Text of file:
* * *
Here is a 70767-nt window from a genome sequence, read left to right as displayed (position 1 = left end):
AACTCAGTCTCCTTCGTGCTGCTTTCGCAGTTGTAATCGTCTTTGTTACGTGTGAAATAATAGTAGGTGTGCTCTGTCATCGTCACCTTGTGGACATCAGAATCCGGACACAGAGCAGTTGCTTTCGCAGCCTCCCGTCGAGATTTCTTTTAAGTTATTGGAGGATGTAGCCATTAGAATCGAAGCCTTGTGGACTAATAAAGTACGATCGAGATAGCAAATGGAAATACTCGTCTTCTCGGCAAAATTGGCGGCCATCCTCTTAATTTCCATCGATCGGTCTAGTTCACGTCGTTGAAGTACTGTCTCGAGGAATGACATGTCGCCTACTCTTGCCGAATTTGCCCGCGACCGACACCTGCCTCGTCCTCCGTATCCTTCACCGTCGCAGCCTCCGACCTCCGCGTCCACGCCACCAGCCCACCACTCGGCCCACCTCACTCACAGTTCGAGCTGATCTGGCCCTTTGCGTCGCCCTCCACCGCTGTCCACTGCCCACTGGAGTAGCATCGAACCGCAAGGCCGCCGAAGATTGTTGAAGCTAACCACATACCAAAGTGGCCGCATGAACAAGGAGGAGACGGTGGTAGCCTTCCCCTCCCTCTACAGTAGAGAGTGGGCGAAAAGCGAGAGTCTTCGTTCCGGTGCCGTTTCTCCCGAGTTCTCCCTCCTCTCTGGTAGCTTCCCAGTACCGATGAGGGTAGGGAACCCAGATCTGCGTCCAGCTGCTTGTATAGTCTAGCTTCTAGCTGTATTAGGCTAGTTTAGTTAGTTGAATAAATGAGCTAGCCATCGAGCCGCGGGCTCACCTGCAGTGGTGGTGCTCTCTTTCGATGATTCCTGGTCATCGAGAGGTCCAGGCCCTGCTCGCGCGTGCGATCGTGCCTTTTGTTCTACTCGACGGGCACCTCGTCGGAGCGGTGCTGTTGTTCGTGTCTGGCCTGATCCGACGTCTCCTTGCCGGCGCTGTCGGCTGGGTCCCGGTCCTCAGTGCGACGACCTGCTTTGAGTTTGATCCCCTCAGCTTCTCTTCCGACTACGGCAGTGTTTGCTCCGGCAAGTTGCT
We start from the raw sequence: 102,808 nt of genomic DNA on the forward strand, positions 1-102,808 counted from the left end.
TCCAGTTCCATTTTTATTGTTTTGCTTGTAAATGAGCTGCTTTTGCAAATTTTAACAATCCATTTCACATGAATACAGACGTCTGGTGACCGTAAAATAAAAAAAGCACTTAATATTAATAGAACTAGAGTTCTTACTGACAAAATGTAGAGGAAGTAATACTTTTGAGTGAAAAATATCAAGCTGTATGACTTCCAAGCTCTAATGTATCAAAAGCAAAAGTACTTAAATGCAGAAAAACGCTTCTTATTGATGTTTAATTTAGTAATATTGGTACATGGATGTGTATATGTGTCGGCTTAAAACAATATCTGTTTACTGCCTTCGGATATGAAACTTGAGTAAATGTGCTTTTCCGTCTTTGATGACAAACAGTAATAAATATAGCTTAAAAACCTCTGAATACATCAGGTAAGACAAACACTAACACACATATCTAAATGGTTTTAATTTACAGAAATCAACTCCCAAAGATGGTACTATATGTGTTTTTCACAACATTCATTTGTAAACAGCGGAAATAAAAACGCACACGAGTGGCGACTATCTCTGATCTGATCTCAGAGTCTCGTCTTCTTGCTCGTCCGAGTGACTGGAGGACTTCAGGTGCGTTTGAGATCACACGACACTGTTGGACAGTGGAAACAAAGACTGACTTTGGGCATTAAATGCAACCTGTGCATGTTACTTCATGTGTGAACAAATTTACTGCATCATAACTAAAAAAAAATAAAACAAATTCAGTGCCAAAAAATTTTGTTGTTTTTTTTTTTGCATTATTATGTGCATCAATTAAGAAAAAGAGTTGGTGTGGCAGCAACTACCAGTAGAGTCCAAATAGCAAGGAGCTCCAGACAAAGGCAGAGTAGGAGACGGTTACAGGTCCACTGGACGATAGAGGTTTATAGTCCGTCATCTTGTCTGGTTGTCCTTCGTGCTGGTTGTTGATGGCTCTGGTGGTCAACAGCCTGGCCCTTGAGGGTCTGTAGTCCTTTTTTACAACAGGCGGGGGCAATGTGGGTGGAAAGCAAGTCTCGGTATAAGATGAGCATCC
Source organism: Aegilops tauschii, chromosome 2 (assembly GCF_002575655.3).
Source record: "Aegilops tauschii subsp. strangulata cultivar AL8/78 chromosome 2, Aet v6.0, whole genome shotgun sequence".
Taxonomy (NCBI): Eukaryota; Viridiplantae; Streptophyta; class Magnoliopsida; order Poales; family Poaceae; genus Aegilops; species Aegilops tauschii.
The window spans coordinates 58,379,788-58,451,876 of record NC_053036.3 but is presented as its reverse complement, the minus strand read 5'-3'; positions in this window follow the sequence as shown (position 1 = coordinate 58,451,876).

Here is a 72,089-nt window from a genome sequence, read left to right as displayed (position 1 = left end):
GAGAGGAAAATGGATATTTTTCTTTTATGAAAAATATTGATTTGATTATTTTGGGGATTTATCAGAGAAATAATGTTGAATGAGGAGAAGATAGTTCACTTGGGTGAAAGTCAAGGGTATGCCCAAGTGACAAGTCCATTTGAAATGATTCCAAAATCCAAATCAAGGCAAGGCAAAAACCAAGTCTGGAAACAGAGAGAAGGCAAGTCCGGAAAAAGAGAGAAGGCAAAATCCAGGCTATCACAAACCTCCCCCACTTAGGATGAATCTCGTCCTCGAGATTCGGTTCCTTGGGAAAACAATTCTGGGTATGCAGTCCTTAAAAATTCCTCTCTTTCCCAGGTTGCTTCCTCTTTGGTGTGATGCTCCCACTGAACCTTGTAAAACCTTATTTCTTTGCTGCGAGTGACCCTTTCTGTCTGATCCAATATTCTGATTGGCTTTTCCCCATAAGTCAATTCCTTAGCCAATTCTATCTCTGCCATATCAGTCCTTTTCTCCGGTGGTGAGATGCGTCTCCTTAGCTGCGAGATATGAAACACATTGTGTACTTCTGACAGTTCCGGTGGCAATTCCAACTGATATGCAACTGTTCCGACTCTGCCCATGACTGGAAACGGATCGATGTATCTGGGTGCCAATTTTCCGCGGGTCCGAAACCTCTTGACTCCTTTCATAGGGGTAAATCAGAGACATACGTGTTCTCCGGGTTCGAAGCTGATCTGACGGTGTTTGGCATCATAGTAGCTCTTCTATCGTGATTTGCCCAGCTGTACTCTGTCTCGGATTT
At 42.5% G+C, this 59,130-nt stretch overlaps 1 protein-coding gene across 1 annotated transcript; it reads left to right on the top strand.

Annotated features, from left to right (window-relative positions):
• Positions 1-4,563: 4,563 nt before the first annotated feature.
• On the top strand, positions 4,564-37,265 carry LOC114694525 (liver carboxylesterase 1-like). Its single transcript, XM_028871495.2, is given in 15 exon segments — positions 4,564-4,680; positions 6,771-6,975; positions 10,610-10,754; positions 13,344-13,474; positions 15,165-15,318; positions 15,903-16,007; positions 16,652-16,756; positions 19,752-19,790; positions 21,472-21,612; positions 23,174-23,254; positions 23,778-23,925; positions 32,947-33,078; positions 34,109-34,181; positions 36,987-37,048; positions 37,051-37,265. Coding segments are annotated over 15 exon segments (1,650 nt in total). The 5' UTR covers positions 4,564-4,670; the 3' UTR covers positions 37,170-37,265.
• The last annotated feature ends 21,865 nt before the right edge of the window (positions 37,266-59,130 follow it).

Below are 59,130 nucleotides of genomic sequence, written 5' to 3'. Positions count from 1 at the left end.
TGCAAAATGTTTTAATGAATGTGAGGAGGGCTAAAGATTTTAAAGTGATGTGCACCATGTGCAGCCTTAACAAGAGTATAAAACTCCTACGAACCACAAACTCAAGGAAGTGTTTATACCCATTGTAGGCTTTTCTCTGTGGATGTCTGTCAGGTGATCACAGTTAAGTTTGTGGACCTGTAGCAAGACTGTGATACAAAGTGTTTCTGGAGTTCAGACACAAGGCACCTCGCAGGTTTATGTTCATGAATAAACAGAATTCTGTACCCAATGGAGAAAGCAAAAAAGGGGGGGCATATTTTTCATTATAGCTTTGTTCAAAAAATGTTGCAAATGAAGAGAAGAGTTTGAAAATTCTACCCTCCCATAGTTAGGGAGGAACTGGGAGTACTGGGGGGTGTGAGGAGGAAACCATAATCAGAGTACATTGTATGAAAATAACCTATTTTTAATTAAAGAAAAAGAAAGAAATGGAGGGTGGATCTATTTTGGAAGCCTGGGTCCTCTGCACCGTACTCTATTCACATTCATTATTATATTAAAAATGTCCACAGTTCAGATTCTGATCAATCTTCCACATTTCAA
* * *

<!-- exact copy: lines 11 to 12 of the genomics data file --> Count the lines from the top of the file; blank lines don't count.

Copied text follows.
At 42.5% G+C, this 59,130-nt stretch overlaps 1 protein-coding gene across 1 annotated transcript; it reads left to right on the top strand.

Annotated features, from left to right (window-relative positions):